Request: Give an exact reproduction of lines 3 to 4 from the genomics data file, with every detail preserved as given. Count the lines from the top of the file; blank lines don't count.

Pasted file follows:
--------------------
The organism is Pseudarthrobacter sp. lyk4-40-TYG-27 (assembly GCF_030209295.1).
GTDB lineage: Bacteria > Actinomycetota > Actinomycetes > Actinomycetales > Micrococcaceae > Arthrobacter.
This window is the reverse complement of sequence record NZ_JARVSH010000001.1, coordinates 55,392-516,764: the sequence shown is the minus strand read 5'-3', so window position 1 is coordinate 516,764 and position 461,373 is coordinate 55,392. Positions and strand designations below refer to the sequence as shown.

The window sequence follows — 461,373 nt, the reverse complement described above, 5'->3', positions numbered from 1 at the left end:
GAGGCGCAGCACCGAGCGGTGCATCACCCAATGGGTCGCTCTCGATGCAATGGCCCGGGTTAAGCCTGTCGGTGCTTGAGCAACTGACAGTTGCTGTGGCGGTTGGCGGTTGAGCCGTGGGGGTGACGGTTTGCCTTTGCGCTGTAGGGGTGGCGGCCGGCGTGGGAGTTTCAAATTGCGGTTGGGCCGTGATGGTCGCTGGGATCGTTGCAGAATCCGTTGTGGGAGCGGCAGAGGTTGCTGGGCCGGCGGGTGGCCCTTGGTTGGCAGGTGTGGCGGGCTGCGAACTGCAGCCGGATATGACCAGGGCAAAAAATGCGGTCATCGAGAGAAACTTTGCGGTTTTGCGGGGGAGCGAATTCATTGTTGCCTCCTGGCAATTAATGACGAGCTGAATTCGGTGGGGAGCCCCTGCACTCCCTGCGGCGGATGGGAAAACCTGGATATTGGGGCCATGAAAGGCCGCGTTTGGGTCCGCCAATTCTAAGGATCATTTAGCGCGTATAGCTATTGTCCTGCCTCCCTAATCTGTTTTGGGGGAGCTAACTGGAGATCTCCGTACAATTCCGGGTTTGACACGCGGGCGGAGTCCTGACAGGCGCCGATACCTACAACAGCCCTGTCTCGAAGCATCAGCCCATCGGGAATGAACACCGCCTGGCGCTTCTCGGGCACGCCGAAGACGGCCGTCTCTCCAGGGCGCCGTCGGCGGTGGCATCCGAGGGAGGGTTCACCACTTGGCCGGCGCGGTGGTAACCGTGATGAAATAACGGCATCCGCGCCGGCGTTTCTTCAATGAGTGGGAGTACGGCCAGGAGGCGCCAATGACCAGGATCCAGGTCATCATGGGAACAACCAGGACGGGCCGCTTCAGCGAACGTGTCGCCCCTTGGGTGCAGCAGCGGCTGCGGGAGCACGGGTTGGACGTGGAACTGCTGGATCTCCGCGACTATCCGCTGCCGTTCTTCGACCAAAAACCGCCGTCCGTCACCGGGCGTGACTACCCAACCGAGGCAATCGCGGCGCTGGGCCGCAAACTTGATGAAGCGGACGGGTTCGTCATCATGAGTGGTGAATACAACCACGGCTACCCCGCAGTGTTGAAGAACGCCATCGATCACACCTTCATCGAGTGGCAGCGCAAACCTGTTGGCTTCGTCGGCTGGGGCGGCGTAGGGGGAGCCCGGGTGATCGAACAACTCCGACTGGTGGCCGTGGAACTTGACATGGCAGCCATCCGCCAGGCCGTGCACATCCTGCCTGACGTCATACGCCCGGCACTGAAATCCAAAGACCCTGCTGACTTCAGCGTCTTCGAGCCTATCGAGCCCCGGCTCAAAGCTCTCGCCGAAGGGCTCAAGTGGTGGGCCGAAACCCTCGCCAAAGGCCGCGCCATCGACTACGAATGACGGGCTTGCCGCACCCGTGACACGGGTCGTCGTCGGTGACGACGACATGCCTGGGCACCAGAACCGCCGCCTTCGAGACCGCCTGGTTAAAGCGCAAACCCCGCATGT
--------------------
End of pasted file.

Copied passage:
This window is the reverse complement of sequence record NZ_JARVSH010000001.1, coordinates 55,392-516,764: the sequence shown is the minus strand read 5'-3', so window position 1 is coordinate 516,764 and position 461,373 is coordinate 55,392. Positions and strand designations below refer to the sequence as shown.

The window sequence follows — 461,373 nt, the reverse complement described above, 5'->3', positions numbered from 1 at the left end: